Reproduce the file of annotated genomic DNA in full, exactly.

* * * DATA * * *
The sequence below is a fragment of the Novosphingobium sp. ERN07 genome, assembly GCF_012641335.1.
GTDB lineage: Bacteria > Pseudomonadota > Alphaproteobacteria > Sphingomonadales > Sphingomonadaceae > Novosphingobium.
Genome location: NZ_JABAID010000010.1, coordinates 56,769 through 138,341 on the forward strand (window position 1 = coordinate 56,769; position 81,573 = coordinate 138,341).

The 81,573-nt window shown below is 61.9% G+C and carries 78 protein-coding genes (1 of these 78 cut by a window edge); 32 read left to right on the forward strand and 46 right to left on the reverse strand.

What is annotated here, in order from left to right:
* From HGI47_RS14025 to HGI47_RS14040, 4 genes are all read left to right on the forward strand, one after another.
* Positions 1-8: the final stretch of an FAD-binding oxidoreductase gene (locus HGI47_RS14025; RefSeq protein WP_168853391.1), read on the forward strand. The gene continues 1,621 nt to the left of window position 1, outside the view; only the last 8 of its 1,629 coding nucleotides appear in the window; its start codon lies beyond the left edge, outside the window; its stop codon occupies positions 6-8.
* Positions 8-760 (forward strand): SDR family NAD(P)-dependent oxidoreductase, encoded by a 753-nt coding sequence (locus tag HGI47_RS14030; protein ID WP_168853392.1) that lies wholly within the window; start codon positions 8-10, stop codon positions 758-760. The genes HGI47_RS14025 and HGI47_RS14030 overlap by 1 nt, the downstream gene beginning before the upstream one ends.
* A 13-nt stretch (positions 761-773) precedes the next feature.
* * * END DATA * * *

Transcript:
The sequence below is a fragment of the Novosphingobium sp. ERN07 genome, assembly GCF_012641335.1.
GTDB lineage: Bacteria > Pseudomonadota > Alphaproteobacteria > Sphingomonadales > Sphingomonadaceae > Novosphingobium.
Genome location: NZ_JABAID010000010.1, coordinates 56,769 through 138,341 on the forward strand (window position 1 = coordinate 56,769; position 81,573 = coordinate 138,341).

The 81,573-nt window shown below is 61.9% G+C and carries 78 protein-coding genes (1 of these 78 cut by a window edge); 32 read left to right on the forward strand and 46 right to left on the reverse strand.

What is annotated here, in order from left to right:
* From HGI47_RS14025 to HGI47_RS14040, 4 genes are all read left to right on the forward strand, one after another.
* Positions 1-8: the final stretch of an FAD-binding oxidoreductase gene (locus HGI47_RS14025; RefSeq protein WP_168853391.1), read on the forward strand. The gene continues 1,621 nt to the left of window position 1, outside the view; only the last 8 of its 1,629 coding nucleotides appear in the window; its start codon lies beyond the left edge, outside the window; its stop codon occupies positions 6-8.
* Positions 8-760 (forward strand): SDR family NAD(P)-dependent oxidoreductase, encoded by a 753-nt coding sequence (locus tag HGI47_RS14030; protein ID WP_168853392.1) that lies wholly within the window; start codon positions 8-10, stop codon positions 758-760. The genes HGI47_RS14025 and HGI47_RS14030 overlap by 1 nt, the downstream gene beginning before the upstream one ends.
* A 13-nt stretch (positions 761-773) precedes the next feature.